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Hans Van Pelt
05/31/12 03:04
Read: 626 times

#187584 - Hold your horses
Responding to: ???'s previous message
Helo Kurt,

Before you run off to start using EEPROM, I would like to point you two major snags related to non-volatile memory in general and EEPROM in particular.

1) EEPROM (and other floating gate memory types, like flash) has a property called ENDURANCE. That means that after a couple ten thousand to a million writes, depending on your luck, your EEPROM will physically wear out, after which it will seize to be reliable. A guaranteed minimum number is always given in the datasheets, which is usually 20000 to 100000. So depending on how often you write to your EEPROM, this will limit the operational lifespan of your device to no more than (pushing it...) a couple of DAYS!!! (if it relies on the proper operation of the EEPROM chip) But yes, I have actually seen units fail because of designers underestimating EEPROM endurance problems every few months.

2) Non-volatile memory contents survives power cycles. That's good, but also a headache at the same time. Because what if the power cycles in the middle of a write sequence? How do you know, after the power comes back, that the data in your non-volatile memory is incomplete or dodgy? You will face the comparable issue at very first startup?

There are hard- and software answers to these issues which do turn non-volatile memories, even EEPROM, into very practical solutions, but they may not be as easy as you imagine. To put it very short: you can not simply willy nilly replace your RAM with EEPROM, and then expect your project, with little other changes, to now survive power cycles. I do hope you realise that.
I suggest that you look into battery backed up RAM, which at least doesn't have the endurance issue. Most if not all 8051 derivatives have an inherent property which allows you to preserve the internal RAM contents using an external battery delivering just a few volts. See the 8051 "bible" on that.
You WILL need to properly support any non-volatile memory device through an additional layer of software though, much as if it were a mass storage device working as a backup for your RAM than as direct working memory.

"We have it coded to use external memory, and we need that memory to still be there if even if the device is turned off for a while."

Maybe you will understand now that some requirements all too readily point in the direction of a certain simple and convenient solution (in this case: external memory which retains its contents), but that they only do so because they come form a person who is unfamiliar with the ins and out of the subject matter. You will see a lot of customers are like that...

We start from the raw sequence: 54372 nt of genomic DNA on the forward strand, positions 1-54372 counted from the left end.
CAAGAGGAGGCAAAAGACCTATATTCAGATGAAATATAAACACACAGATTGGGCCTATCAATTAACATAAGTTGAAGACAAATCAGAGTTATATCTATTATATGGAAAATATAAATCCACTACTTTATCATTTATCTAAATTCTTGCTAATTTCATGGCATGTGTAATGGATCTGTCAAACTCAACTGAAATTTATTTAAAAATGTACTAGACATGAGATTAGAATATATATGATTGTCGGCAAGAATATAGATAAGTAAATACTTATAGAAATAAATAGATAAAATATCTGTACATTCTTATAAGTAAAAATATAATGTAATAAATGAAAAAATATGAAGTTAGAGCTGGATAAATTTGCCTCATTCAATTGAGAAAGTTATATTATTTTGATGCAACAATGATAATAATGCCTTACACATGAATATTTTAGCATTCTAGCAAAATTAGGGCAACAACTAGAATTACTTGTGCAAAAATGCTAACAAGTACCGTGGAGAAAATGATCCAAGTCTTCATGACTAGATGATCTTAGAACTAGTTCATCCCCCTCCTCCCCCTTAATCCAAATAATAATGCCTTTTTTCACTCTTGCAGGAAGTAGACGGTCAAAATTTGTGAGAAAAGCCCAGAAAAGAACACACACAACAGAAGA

List of 29 messages in thread
More Ports or Non-Volatile RAM      Kurt Adam      05/23/12 17:47      
   Numbers always help      Jim Granville      05/23/12 22:17      
   Trying to read your mind      Michael Karas      05/23/12 22:48      
   Write down your project requirements      David Prentice      05/24/12 04:54      
      Details      Kurt Adam      05/24/12 05:48      
         Most projects do not need external memory      David Prentice      05/24/12 06:20      
            SILabs have 8-porters        Erik Malund      05/24/12 07:30      
               Don't overlook the additional memory ...      Richard Erlacher      05/24/12 09:09      
            Further Details and Thankyou      Kurt Adam      05/24/12 08:44      
               AT89S8253 ?      Jim Granville      05/24/12 16:04      
                  This worked. Thanks      Kurt Adam      05/30/12 17:54      
                     Hold your horses      Hans Van Pelt      05/31/12 03:04      
                        F-RAM      Per Westermark      05/31/12 05:31      
                           Yes! I like 'em, and there's no write delay      Richard Erlacher      05/31/12 06:38      
                        3 things      Erik Malund      05/31/12 07:33      
         some or all?      Erik Malund      05/24/12 09:42      
            Re:some or all      Kurt Adam      05/24/12 09:50      
               how much and can you      Erik Malund      05/24/12 10:07      
               Options      David Good      05/24/12 10:08      
   Had you read the datasheets ...      Richard Erlacher      05/24/12 09:06      
      sorry      Kurt Adam      05/24/12 09:22      
         I doubt it'll hurt you ...      Richard Erlacher      05/25/12 08:16      
            WOW      Erik Malund      05/25/12 09:48      
               Yes      Per Westermark      05/26/12 03:32      
               Well, it is a troll, as someone has pointed out ...      Richard Erlacher      05/26/12 07:04      
                  "his" money      Erik Malund      05/26/12 07:54      
                     You're probably right. It's a shame, but it's so      Richard Erlacher      05/26/12 19:31      
            Is that true?      Andy Neil      06/05/12 05:19      
               I doubt it ...      Richard Erlacher      06/05/12 09:55      

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